On a recent Tuesday, Karen Marsala went shopping.
Marsala, of Minooka, browsed the clothes racks at St. Vincent de Paul’s Thrift Store in Morris.
A long-time regular customer of the store, she’s bought furniture and clothes and decorations there, and enjoys coming in as much as the finds she leaves with.
“I love the way they treat me here,” she said. “They treat me like family.”
Store Manager Terry Mathias, standing nearby, hugged Marsala.
“You are family,” Mathias said.
For almost 30 years — 12 in its current location — the thrift store has been both a community staple and an all-around helper of the area’s disadvantaged.
“I’m really proud of this store,” Mathias said. “Whatever we can do to help the needy, we do.”
But, Mathias said, donations are down. And that’s making it harder to help those who need it.
“This space,” Mathias said, pointing at the area in the back of the store where donations are collected and stored, “is usually completely full.”
Instead, it holds a scattering of objects, but is by no means stocked.
“Our donations are really down,” Mathias said. “I don’t think the community is completely aware of everything we do.”
Profits from the store go to the needy. But that’s not all.
According to Mathias, the store also give linens to the homeless, helped furnish the library at Shabbona School in Morris, and even provides clothing and other basic needs to people and families who can’t afford them.
“In our store, we go a lot of extra miles,” she said.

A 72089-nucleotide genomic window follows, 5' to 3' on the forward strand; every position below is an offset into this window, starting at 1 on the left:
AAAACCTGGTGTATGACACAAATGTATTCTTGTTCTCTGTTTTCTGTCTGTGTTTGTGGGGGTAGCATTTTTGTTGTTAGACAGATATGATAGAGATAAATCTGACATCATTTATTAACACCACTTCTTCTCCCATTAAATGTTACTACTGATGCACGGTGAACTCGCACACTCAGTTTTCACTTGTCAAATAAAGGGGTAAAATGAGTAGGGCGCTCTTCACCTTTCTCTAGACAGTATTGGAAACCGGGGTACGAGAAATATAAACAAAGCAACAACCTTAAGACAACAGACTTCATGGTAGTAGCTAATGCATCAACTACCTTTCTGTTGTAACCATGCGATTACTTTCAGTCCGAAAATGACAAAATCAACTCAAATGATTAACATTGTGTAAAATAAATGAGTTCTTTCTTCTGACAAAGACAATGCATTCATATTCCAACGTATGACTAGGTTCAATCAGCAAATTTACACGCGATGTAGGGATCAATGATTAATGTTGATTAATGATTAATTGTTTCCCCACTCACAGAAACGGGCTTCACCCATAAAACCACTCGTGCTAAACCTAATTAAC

Mathias has worked at the store for the last 10 years. Before that, she worked at the Moose Lodge. Her favorite part of both jobs, she said, is helping people.
“Everybody deserves something,” Mathias said.
That desire to be a force for good in the community seems to be part of the atmosphere of the store.
“We’re all like a big family here,” said Irene Leopold, a cashier at the store.
Leopold likes the environment of the place, and the variety of items donated.
“I love it because it’s not the same thing everyday,” Leopold said.
On a given day, you can find clothes, coats, furniture, books and movies, among other things.
All, according to Mathias, are priced lower than most stores — including other thrift shops.
“We try to keep prices affordable to everyone,” she said.
But with donations “lower than ever,” it’s hard to make money to help people. Mathias hopes the community will take action.
“We need our community’s help,” she said, “just like we’ve tried to help the community all these years.”